(By way of comparison, when searching on the main Google page, the AND is implied and built into the software. On the other hand, in Google the OR must be inserted between the terms.
 
OR is used:
 
to specify that you will accept either of the two words alone, or both, if the latter occurs.
 
Example: [ web OR internet ] will return records of items (books, DVDs, etc.) that have "web" or "internet" or both in the record data (and within the specified fields).
 
OR is commonly used to specify alternative words with similar meaning, as above; or some other kind of alternative. For example: [ Tennessee OR Georgia ] can be used to indicate that either state is desired / acceptable.
 
A side effect of using OR, as opposed to only one term, is that you open up your chances to two terms, which tends to produce more results. This can be useful when looking for something scarce, or it can be burdensome when one or both terms are overly common.
 
III. USING THE RESULTS LISTING
 
• The most important piece of data in the listed record is probably the Call Number. This is the shelf address of the book.
 
• The results list will state, at the top, how many total records are on the list.
 
• By using the Advanced Search you can have sorted results.
 
• For each item, the following data is provided:    Title, Author, Publisher, Year Published, Call Number, and ISBN.
 
• Call Numbers are those of the Dewey Decimal System. There is an Information Mastery Topic on this website about Dewey Decimal.
 
• ISBN stands for International Standard Book Number. Every published title has a unique number. Paperback publications have a distinct number from their corresponding hard cover version.
 
• Incidentally, periodicals (magazines, newspapers, scholarly journals—anything published over and over with some time frequency) are numbered with ISSNs—International Standard Serial Numbers. (Serial is another word for periodical.) The Fountainhead Library has a small number print periodical titles.
 
Updated: 12/04/2013
12.00

TIPS ON USING THE FOUNTAINHEAD LIBRARY CATALOG


THE MAJOR SECTIONS IN THIS DOCUMENT ARE:

  I. Using the Initial Search Screen
 II. Using the Advanced Search Screen
III. Using the Results Listing

 

I. USING THE INITIAL SEARCH SCREEN.

  Typing terms into the box.  

1.       Case does not matter.

2.       A leading ‘A’ or “The” (the articles) can be omitted. However, if the ‘A’ at the start is not the article but the name of something, be sure to include it. Example:  A+ Complete.

 

  Selecting and Using the Search Fields.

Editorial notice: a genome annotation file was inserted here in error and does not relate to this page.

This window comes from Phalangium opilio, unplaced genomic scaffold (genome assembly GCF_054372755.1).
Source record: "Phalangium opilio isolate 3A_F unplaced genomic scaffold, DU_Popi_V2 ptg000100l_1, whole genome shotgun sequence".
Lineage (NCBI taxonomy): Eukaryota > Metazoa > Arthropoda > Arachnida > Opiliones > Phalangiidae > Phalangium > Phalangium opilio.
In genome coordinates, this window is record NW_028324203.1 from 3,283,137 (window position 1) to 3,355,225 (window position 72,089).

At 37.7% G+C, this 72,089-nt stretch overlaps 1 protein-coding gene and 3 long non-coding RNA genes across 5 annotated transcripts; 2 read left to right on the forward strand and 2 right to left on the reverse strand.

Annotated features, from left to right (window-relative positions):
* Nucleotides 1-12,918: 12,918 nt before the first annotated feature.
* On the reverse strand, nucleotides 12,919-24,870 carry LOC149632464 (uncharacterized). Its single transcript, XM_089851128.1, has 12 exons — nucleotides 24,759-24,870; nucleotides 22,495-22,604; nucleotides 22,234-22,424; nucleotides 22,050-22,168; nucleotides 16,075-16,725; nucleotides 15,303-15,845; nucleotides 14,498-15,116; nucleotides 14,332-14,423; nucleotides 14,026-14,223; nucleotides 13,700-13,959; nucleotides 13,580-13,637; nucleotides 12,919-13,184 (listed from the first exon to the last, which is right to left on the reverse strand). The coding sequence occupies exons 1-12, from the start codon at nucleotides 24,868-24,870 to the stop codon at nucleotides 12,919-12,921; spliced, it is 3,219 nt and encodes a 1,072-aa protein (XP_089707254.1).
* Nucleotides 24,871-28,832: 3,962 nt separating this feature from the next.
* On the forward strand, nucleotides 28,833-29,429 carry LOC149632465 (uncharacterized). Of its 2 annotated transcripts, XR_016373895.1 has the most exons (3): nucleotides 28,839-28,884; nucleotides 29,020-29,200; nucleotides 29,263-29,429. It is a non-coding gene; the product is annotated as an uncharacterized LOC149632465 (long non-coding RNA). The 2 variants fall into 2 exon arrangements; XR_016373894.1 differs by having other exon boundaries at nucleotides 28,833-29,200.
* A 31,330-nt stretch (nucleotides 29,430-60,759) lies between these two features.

Be sure to select the one you have in mind. Usually this will be Subject, Title, or Author.

 

·         Choosing “Subject” is generally best if you are searching topically, exploring what is available. Type ONLY one word in the box. If you wish to use two or more words, use the Advanced Search screen instead of this one.

·         When searching for an “Author,” the only format that works is:  last name, comma, first name.

·         Choose “Title” when:

1.       You know the title and want to determine the call number in order to locate the book on the shelf, or when you want to find out whether our library has the item.

2.       You do not know the title, but you want to find titles with a certain word inside them.

When using Title, the following two methods work:

1.       Typing the exact title or some portion from the left end. For example, when searching for the book “Data Communications and Networking,” you can type any of the following:

                       data communications and networking
                       data communications and
                       data communications

The less you type, the more titles may appear in your results list. When you are looking for a particular book, type several words FROM THE LEFT END ONLY.

2.       Typing a single word that is (or may be) inside the title. This is useful when exploring to learn whether the library has books or other items about a topical word.

How is this different from using the “subject” field?  Answer:  The software searches the Title field instead of the Subject (related topics) field. If you do not find a book with your word in the title, try searching the subject field.

·         Call Number searching. This can only be used with the first three digits; thus, it will return all the items that start with those three numbers.

·         Year Published searching. This accepts only one year at a time, no hyphenated ranges.

 

·         ISBN searching. This accepts only ISBNs in the following format: 1-12-123456-1. Some ISBNs have 3 digits between the first and second hyphens.

II. USING THE ADVANCED SEARCH SCREEN